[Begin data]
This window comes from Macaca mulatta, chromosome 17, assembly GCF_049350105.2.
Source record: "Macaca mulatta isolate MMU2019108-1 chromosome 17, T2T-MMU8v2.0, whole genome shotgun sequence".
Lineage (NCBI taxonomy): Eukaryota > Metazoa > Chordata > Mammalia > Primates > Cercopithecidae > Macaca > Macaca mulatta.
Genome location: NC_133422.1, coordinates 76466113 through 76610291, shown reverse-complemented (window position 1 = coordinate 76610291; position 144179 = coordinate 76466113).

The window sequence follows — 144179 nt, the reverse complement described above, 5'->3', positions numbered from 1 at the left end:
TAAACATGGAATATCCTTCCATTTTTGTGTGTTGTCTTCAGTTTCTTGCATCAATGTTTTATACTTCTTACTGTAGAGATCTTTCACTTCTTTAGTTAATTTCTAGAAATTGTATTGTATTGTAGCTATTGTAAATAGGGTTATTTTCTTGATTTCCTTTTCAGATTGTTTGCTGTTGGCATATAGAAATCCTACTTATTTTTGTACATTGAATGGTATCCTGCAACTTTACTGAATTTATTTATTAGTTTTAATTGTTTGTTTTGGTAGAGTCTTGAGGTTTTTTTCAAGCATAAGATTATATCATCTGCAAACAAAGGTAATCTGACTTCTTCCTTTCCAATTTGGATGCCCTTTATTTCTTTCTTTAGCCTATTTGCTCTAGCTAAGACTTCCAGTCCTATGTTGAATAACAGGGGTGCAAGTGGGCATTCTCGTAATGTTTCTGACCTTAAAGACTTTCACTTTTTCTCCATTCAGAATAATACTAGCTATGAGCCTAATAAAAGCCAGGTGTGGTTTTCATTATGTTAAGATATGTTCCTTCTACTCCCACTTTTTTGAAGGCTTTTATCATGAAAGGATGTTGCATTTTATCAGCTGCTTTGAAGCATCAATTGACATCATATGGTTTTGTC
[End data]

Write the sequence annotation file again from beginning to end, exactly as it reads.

This window comes from Macaca mulatta, chromosome 17, assembly GCF_049350105.2.
Source record: "Macaca mulatta isolate MMU2019108-1 chromosome 17, T2T-MMU8v2.0, whole genome shotgun sequence".
Lineage (NCBI taxonomy): Eukaryota > Metazoa > Chordata > Mammalia > Primates > Cercopithecidae > Macaca > Macaca mulatta.
Genome location: NC_133422.1, coordinates 76466113 through 76610291, shown reverse-complemented (window position 1 = coordinate 76610291; position 144179 = coordinate 76466113).

The window sequence follows — 144179 nt, the reverse complement described above, 5'->3', positions numbered from 1 at the left end:
TAAACATGGAATATCCTTCCATTTTTGTGTGTTGTCTTCAGTTTCTTGCATCAATGTTTTATACTTCTTACTGTAGAGATCTTTCACTTCTTTAGTTAATTTCTAGAAATTGTATTGTATTGTAGCTATTGTAAATAGGGTTATTTTCTTGATTTCCTTTTCAGATTGTTTGCTGTTGGCATATAGAAATCCTACTTATTTTTGTACATTGAATGGTATCCTGCAACTTTACTGAATTTATTTATTAGTTTTAATTGTTTGTTTTGGTAGAGTCTTGAGGTTTTTTTCAAGCATAAGATTATATCATCTGCAAACAAAGGTAATCTGACTTCTTCCTTTCCAATTTGGATGCCCTTTATTTCTTTCTTTAGCCTATTTGCTCTAGCTAAGACTTCCAGTCCTATGTTGAATAACAGGGGTGCAAGTGGGCATTCTCGTAATGTTTCTGACCTTAAAGACTTTCACTTTTTCTCCATTCAGAATAATACTAGCTATGAGCCTAATAAAAGCCAGGTGTGGTTTTCATTATGTTAAGATATGTTCCTTCTACTCCCACTTTTTTGAAGGCTTTTATCATGAAAGGATGTTGCATTTTATCAGCTGCTTTGAAGCATCAATTGACATCATATGGTTTTGTC